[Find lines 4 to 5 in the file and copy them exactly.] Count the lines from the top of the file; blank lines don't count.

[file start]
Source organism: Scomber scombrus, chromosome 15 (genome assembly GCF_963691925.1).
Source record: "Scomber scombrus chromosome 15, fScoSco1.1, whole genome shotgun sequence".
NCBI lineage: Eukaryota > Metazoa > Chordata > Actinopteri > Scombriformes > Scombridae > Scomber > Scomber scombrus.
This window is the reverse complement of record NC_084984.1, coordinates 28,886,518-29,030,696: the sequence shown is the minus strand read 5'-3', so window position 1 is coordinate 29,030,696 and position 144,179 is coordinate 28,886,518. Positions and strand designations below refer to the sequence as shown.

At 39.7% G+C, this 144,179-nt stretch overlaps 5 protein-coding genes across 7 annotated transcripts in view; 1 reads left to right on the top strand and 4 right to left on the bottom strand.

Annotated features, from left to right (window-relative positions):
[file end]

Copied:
This window is the reverse complement of record NC_084984.1, coordinates 28,886,518-29,030,696: the sequence shown is the minus strand read 5'-3', so window position 1 is coordinate 29,030,696 and position 144,179 is coordinate 28,886,518. Positions and strand designations below refer to the sequence as shown.

At 39.7% G+C, this 144,179-nt stretch overlaps 5 protein-coding genes across 7 annotated transcripts in view; 1 reads left to right on the top strand and 4 right to left on the bottom strand.